Whatever has been done to reverse the decline in membership numbers over the past 20 years, it hasn’t worked and more of the same will only lead to the same result, with British Naturism slowly bleeding to death. To make BN fit for purpose Chairman Stinchcombe has already installed some small amendments to your structure but this is not enough and something more radical is needed. The changes proposed 10 or 15 years ago and feared at the time would have been less alarming. Now, someone unconnected to BN needs to take a clean sheet of paper and think the unthinkable with nothing, or no one, sacred. Don’t just talk to so-called insiders, those who say they are in the ‘know’, whose limited sources may give them too narrow a view. Talk to your dissatisfied customers, those leaving the organisation too and listen to what they are telling you. And just as important, listen to what others outside BN are saying (not just me); we may see something you don’t. If your own research says there are 3.7 million naturists in the UK, don’t wait for them to come to you (you might be waiting a very long time), go out there and find them, talk to them. Have they heard of you? If not, why not! What will make them join and keep on supporting you after the first year?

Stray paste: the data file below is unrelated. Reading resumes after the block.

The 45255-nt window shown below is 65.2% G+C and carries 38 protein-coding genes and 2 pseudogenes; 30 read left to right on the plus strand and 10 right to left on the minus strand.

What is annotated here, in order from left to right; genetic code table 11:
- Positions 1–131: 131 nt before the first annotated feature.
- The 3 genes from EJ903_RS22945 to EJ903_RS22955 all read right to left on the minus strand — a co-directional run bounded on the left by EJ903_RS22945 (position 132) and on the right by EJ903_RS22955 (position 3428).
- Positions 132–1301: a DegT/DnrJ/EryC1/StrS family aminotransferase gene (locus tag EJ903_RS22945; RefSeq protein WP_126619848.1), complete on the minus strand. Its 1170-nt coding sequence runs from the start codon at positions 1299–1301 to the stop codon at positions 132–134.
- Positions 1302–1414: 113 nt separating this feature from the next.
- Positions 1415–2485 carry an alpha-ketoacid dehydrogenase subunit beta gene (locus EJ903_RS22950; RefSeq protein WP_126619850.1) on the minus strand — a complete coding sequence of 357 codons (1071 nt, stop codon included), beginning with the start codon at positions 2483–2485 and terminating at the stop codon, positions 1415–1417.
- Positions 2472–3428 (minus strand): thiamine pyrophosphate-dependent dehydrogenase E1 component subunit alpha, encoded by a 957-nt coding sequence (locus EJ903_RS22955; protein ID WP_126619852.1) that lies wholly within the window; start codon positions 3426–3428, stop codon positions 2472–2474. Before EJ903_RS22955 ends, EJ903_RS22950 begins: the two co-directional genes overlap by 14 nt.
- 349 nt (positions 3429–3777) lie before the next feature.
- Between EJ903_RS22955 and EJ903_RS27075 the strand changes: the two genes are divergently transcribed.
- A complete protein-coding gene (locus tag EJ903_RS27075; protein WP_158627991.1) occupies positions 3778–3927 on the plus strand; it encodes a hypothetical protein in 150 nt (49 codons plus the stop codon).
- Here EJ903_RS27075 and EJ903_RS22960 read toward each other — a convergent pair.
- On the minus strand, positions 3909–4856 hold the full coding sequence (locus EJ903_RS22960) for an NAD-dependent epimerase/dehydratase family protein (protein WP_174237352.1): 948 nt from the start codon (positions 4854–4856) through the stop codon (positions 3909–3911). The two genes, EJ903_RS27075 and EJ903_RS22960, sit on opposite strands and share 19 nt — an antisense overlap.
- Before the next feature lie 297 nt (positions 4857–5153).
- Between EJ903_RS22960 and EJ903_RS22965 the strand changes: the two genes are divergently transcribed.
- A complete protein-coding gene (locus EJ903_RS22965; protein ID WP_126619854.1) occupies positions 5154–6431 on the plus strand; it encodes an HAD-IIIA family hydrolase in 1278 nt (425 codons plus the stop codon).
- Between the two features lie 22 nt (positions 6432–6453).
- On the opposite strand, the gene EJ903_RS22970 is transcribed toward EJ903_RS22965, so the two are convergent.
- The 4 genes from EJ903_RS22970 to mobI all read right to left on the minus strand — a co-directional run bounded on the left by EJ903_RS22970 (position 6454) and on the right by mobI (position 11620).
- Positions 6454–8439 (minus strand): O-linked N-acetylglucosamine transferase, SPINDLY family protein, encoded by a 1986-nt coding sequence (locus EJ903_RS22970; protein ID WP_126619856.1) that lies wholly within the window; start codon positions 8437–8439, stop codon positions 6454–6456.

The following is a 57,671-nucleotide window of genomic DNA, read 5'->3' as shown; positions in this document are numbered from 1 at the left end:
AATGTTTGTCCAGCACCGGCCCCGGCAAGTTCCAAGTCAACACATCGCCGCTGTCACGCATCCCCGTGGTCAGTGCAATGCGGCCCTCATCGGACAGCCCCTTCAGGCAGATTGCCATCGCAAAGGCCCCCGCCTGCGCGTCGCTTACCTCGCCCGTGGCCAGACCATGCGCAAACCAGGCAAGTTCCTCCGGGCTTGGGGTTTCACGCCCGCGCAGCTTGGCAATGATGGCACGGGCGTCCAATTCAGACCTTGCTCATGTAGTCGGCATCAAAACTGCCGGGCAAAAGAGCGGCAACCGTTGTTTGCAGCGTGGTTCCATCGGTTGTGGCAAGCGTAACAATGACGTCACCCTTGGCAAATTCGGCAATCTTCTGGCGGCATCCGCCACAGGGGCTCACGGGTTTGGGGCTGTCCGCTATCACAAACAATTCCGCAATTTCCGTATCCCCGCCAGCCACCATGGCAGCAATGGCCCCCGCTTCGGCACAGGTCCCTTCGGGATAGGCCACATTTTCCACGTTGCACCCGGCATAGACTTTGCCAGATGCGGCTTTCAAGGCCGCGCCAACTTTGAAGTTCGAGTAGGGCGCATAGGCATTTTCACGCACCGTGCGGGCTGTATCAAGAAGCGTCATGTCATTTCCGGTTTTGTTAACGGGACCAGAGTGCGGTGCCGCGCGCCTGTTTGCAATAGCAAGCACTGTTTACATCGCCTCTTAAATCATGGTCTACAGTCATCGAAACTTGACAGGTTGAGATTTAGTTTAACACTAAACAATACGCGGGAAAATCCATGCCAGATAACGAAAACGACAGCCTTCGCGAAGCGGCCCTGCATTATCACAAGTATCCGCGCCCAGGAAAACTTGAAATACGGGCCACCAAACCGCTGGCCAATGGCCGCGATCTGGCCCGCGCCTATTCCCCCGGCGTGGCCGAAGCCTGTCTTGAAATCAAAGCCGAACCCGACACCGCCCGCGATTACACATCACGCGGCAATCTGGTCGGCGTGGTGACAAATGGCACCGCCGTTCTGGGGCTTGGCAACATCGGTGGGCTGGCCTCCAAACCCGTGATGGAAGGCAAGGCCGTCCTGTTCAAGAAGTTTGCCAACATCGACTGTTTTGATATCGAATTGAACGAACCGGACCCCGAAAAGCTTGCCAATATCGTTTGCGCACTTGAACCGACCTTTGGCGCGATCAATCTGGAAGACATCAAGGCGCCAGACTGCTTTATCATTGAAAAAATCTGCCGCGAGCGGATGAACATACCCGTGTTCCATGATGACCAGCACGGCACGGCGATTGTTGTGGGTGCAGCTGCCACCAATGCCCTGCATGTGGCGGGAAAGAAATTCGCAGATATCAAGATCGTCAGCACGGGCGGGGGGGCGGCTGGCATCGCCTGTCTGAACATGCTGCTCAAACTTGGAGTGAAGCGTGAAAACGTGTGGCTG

Staying inside your ivory tower, wherever it is located, will mean it is unlikely that there will be any 75th, let alone 100th, birthday celebrations and absolutely no one is going to benefit from that.
Chairman, Naturist Action Group
15th February 2014
Aware that anything I may write about British Naturism is considered… controversial at least… by the Executive Council, I gave Judith Stinchcombe a preview of the above and BN the right of reply. You can read “Reply from British Naturism: Doing Nothing has Never been an Option” in full by clicking on the link. It is true that John, Duncan and I were members the EC in 2008 but what it doesn’t say is that none of us completed our terms and we were three people in a committee of 19 or so people all with one vote, and our views were hardly mainstream. If we achieved anything it was often against considerable opposition.